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Suspended sentences for operators of French piracy site Liberty Land

By | Published on Tuesday 13 March 2018

Piracy

The operators of a French piracy website Liberty Land have received suspended sentences of up to six months. Somewhat less severe than the two year prison sentence recently handed to the former operator of one-time French piracy set-up Streamiz.

Like the Streamiz case, the criminal action against four operators of Liberty Land began with arrests all the way back in 2011, which in turn followed an investigation led by French song rights collecting society SACEM. The case against the four men dragged on for years before finally reaching court in January.

Liberty Land provided links to unlicensed music, movie and TV content stored elsewhere on the internet, rather than actually hosting the copyright infringing files. This predictably led to the argument on the Liberty Land side that it wasn’t actually involved in any copyright infringement itself. The infringing, they said, was being done by the people who uploaded content to the digital lockers and user-upload sites they linked to, and/or the people who streamed or downloaded that content.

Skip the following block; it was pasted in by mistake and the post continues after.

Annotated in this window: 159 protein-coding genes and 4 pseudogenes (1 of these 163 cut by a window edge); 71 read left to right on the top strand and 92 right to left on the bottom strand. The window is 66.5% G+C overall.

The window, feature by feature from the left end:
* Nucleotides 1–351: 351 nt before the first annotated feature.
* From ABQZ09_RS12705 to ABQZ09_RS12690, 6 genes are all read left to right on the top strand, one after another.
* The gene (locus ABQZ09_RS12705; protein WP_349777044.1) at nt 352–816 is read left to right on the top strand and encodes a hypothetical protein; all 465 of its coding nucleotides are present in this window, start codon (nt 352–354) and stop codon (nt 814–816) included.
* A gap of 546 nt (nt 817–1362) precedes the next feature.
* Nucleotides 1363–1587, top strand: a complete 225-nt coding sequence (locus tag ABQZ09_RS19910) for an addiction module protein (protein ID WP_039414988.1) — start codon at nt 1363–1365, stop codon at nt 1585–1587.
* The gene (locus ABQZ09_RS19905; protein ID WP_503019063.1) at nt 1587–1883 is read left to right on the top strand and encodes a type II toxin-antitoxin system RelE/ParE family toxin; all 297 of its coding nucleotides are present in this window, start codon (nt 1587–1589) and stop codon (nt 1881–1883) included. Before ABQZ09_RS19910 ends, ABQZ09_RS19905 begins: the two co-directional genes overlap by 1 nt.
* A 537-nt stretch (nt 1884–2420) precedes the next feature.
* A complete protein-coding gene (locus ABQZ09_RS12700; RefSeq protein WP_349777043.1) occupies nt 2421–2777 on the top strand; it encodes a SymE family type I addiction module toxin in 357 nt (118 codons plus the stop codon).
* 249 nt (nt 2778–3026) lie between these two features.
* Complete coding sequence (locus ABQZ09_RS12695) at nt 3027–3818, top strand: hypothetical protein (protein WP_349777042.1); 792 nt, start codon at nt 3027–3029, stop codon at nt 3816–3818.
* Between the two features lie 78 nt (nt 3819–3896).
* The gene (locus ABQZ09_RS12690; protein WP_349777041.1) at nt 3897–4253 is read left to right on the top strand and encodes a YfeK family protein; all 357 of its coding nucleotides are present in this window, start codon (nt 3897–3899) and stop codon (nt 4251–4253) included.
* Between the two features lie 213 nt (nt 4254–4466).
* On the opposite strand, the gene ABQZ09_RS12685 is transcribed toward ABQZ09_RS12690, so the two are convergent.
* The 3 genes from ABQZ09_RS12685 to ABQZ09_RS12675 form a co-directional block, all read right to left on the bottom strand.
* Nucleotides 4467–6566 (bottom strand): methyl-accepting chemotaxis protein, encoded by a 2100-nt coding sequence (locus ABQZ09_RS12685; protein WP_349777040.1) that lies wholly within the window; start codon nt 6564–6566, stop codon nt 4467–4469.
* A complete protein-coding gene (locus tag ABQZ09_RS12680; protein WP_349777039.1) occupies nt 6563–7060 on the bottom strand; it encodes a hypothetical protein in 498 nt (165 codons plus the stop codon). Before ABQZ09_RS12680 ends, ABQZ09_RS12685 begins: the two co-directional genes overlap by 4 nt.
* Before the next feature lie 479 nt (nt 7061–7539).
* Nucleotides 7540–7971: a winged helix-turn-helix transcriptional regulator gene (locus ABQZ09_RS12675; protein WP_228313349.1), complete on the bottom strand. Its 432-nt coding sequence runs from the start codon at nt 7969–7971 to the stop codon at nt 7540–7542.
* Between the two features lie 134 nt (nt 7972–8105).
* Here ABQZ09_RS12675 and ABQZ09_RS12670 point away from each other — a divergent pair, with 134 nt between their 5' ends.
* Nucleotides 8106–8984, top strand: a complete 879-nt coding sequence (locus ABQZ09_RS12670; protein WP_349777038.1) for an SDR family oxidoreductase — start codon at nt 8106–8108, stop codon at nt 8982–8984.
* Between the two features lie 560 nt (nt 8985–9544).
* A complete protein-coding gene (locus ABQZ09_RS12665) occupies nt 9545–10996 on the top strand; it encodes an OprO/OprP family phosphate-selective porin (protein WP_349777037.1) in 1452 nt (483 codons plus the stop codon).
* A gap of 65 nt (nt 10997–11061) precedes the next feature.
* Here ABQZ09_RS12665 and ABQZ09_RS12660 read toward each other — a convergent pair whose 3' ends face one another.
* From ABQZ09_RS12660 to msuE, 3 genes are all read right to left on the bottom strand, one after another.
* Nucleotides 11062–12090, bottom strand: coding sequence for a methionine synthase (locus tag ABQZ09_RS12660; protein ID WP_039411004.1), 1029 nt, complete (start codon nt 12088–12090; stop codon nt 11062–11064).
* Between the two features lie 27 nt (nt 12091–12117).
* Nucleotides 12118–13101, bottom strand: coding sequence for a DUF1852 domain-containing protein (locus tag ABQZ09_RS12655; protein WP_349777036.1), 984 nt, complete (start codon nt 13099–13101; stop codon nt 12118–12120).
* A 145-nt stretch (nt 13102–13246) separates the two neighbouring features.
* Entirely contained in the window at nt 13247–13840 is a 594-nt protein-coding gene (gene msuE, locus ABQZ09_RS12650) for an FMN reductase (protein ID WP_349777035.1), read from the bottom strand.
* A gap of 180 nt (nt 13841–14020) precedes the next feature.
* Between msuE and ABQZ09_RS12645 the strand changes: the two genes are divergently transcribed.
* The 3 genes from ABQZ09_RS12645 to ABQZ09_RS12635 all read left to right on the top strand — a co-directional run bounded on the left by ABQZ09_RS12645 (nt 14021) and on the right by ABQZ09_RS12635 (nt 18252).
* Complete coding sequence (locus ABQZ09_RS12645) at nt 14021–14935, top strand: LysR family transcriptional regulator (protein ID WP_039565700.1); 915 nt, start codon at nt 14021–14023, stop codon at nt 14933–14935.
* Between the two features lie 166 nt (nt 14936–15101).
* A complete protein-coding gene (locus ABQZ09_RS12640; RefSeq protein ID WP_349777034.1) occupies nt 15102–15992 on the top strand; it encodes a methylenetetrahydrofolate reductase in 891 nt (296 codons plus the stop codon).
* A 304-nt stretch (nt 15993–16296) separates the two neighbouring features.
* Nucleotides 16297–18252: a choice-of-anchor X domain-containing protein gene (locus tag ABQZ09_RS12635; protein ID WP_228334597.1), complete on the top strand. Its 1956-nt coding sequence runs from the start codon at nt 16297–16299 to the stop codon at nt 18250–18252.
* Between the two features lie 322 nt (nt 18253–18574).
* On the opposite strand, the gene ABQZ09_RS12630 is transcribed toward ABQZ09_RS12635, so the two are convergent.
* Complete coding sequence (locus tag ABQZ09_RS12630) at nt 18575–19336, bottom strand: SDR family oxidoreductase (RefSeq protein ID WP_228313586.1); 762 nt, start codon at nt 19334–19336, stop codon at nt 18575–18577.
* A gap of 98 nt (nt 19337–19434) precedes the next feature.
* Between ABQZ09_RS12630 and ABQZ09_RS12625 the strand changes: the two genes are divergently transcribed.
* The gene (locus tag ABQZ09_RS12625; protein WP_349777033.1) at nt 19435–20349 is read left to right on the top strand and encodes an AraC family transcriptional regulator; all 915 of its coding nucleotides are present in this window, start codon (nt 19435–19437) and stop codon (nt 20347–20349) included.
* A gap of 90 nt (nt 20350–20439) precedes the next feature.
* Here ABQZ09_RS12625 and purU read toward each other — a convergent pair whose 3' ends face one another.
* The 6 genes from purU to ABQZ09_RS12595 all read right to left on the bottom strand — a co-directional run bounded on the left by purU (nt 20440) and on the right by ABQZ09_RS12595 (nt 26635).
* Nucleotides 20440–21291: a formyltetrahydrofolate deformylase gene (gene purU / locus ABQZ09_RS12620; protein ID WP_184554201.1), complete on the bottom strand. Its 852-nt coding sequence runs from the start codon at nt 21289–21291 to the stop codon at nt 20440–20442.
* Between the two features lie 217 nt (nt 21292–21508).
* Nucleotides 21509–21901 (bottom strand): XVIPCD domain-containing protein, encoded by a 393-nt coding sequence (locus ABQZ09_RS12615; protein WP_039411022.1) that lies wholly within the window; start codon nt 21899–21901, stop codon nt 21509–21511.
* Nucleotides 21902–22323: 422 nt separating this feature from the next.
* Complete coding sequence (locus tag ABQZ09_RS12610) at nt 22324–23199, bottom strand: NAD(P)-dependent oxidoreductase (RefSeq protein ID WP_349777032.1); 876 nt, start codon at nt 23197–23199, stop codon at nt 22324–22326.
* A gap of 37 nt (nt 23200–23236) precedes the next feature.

According to Torrentfreak, at least one of the four defendants made that very plea during the recent trial, arguing that the site he helped run was no different to the Google search engine. In most jurisdictions that defence doesn’t hold up where a site exists primarily to facilitate piracy, with principles like contributory or secondary infringement usually applying.

However, while being found guilty of copyright crimes, the four men got off relatively lightly with suspended sentences and fines no higher than 3000 euros. Potential fines could have been much higher, and prosecutors were pushing for jail terms of between six and twelve months for each defendant.

That said, more than 176,000 euros generated by ad sales on the piracy site was confiscated by the court. The four men also still face a civil lawsuit by various copyright owners, including the aforementioned SACEM. Together those rights owners are seeking 60 million euros in damages in a case that should come to court in September.

So, despite the more lenient sentences than the prosecution had hoped for, in the main this case is a victory for the copyright owners. Except that it took – like the Streamiz case – seven years to reach court, demonstrating one of the key issues with pursing either criminal or civil action against online copyright infringers in many jurisdictions.



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